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Sunday, August 26, 2007

Population lifted off after airfield built

Sabine Goerke-Shrode

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Construction of the Fairfield-Suisun Army Airfield in 1943 brought a large number of new residents to the local communities, doubling population overnight. Calls went out for rentals and vacant rooms with only minimal results. With the base scheduled to open soon, personnel stationed there would bring their families as well.

At the same time, construction material was difficult to obtain. Most was designated for the war effort. Fairfield, Suisun and Vacaville turned to the Federal Housing Authority to ask -for funding to help construct permanent housing for the incoming troops.

On June 10. 1943, the Solano Republican announced that the Public Housing Authority had approved 316 dormitory rooms and 160 family units to house “war production workers, including civilian employees at Ragsdale Field (as the Airfield was known at the time), Mare Island, Benicia Arsenal, Hunter Boat Works, Fairfield Textile Works and the S. P Company.

“The proposed units will increase the population of this immediate community by more than 1,500 residents, it is estimated.”

In addition, more than 70 family dwellings would be constructed north of Fairfield. A government architect provided the plans for this building project. It was to be located on the northern edge of the city of Fairfield and adjacent to the Sacramento Northern railway right-of way (today’s Webster Street).

On July 1, the paper said: “The original which, has been slightly revised, calls for 40 four-family dwelling buildings and five dormitory buildings, three intended for occupancy by women and two for occupancy by men. It is assumed that all of these people will be employed at the Army Air Base or in the plants of the Fairfield Textile Works, the Hunter Boat works in Suisun, the Southern Pacific Company or the Basic Vegetable Company in Vacaville.

“The buildings will be arranged on a loop road around a play area in such a manner as to provide the most pleasant and practical living facilities for the occupant.”  Additional dormitories were planned but had not yet received clearance.

The unusual layout of Fairfield’s first subdivision received special mention. “The off angle arrangement of buildings is intended to take advantage of the summer winds making the buildings more livable in the warm season,” the article continued.

The Fairfield City Council voted on a name for this new subdivision, proposing to the National Housing Authority that the name of the new project for defense housing unit be named ‘Waterman’ in honor of Capt. Robert Waterman who gave this city its town site back in the 70’s. The request for a name for the new project came from Omer Mills, assistant director for management of the Federal Public Housing Authority.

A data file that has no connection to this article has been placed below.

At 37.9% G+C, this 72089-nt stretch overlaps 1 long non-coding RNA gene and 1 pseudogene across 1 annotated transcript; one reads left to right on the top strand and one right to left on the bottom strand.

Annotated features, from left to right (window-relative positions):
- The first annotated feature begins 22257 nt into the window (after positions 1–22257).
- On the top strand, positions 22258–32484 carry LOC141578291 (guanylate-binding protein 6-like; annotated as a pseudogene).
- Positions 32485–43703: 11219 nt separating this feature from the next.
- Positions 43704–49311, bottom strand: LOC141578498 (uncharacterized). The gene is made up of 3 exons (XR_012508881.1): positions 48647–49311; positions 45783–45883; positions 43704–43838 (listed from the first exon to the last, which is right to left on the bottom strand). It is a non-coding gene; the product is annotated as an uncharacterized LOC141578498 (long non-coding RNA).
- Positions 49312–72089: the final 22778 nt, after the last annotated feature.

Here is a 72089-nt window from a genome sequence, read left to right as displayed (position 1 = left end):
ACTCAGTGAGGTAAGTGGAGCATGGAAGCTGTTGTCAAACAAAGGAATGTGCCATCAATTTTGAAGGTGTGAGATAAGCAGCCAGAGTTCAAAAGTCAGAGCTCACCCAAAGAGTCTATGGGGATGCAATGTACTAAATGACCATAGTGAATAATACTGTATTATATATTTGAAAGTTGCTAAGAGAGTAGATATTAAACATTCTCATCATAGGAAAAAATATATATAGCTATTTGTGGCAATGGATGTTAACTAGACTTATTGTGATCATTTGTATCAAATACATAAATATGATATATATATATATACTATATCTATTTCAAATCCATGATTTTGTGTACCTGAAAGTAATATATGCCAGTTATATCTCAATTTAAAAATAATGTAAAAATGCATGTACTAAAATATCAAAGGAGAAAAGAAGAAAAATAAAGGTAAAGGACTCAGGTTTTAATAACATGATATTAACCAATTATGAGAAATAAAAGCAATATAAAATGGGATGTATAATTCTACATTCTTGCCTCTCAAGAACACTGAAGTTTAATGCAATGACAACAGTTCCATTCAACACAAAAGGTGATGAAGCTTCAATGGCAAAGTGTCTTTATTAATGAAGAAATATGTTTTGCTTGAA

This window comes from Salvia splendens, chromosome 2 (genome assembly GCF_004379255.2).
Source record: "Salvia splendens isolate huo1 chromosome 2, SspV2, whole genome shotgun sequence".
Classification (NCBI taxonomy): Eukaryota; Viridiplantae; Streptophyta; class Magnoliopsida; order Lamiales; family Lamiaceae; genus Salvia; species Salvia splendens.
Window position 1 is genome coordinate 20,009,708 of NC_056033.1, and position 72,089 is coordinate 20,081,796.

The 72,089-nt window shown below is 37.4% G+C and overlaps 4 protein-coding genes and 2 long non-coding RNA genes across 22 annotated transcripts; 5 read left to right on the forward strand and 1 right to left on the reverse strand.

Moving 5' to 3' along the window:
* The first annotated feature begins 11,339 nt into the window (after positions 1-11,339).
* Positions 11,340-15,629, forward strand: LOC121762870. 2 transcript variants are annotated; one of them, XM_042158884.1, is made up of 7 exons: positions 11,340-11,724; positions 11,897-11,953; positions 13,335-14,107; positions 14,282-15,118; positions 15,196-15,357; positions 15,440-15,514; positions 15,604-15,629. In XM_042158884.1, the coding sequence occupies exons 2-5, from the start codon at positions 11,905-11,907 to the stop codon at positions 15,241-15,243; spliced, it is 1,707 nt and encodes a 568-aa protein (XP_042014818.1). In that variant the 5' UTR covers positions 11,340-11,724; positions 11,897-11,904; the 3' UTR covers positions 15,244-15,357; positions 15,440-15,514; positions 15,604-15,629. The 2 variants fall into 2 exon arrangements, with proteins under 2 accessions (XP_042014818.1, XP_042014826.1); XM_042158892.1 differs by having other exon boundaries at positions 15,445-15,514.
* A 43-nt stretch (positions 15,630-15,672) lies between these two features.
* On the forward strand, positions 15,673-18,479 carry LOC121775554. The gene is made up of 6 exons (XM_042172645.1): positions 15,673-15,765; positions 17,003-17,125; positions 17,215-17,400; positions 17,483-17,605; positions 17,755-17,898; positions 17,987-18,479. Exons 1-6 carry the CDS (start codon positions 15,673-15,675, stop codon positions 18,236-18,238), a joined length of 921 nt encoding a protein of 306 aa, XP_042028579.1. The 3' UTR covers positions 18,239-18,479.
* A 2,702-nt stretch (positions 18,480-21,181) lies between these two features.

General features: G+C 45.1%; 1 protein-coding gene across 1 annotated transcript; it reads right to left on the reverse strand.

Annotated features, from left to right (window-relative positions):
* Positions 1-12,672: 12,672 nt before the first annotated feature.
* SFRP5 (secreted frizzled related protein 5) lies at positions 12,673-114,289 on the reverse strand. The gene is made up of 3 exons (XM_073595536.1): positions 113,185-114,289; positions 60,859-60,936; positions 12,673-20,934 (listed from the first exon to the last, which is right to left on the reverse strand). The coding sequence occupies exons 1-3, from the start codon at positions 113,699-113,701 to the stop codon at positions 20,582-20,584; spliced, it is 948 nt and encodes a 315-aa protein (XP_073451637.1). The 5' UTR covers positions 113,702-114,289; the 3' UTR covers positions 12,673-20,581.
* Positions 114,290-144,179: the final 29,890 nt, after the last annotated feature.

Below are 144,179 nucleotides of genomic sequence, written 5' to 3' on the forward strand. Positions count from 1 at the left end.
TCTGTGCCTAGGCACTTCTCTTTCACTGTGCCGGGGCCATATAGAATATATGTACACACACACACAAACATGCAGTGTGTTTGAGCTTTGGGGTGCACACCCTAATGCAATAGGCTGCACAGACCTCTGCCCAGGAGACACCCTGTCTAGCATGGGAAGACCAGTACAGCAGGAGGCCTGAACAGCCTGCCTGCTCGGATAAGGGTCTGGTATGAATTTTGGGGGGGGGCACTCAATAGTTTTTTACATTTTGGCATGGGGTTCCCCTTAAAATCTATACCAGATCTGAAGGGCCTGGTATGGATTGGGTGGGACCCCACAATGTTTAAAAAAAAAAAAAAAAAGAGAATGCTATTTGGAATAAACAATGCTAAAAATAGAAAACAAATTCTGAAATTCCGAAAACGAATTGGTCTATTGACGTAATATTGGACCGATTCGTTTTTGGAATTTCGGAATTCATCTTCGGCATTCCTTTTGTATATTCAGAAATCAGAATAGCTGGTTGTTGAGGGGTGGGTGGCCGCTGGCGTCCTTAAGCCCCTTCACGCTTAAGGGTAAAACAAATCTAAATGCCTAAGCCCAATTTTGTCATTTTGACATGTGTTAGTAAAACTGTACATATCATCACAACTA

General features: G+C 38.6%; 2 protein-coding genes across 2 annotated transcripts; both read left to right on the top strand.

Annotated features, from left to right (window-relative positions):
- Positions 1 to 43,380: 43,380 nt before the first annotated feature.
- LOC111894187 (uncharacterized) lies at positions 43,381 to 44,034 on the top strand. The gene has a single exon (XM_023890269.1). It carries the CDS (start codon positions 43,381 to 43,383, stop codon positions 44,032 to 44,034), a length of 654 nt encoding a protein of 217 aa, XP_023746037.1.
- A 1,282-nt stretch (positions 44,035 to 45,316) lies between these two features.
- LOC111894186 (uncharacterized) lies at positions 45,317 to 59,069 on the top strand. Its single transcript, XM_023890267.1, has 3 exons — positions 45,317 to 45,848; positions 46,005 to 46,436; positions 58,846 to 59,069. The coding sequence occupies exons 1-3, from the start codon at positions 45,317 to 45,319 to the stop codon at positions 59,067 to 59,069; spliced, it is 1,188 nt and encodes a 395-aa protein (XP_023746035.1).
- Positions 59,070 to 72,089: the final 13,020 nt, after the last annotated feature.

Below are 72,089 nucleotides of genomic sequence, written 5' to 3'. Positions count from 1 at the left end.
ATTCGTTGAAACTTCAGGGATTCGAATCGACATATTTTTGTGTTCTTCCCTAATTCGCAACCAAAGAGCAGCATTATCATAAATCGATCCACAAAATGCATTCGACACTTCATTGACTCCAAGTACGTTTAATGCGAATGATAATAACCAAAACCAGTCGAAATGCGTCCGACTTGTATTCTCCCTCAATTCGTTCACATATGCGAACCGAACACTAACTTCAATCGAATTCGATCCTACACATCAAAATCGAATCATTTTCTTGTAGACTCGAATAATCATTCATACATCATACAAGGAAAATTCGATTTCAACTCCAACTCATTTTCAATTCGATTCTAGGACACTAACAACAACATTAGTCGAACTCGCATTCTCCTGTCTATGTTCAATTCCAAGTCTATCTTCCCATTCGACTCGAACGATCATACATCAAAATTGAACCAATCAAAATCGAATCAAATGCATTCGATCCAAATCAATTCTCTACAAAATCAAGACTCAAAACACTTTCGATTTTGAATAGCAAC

By July 22, all projects were under way, or, as David Weir phrased it in his opening statement: “A two-ring circus’ is coming to town next week!”

Leekins and Davis began construction of 44 of the planned 75 houses “on the former B. B. Wing property south of the Grammar School (Ohio Street) and on the Emma G. Ivory lots, formerly the Flatley property east of the Bunney hospital on Empire Street (between Kentucky and Great Jones).” Mr. Leekins estimated that the first units could be completed within a four-to six-week period.

The Lawrence Company was in charge of the construction north of Fairfield. The initial phase included 48 buildings with a cost estimate of $451,689. “In the unit will be 40 buildings of four family apartments each, a total of 160 apartments; two dormitories to house 36 men each; three dormitories to accommodate 48 men each; one community building with a cafeteria, and an infirmary, all for the use of the residents of the project, and to be known as the Waterman Addition.”

Work progressed rapidly. By Aug.15, foundations were ready, “and many of the six-room dwellings already have floors laid and the frame- -work will be started before the end of the week.”

By Aug. 26, Leekins and Davis felt certain that the first units would be ready within two weeks. Only defense workers could rent for the time being, but “Contracts to purchase these homes after the war may be signed now, it is understood.”

The Waterman Addition progressed equally fast and was expected to be ready by Nov.15, 1943.

I will continue this story in my next column.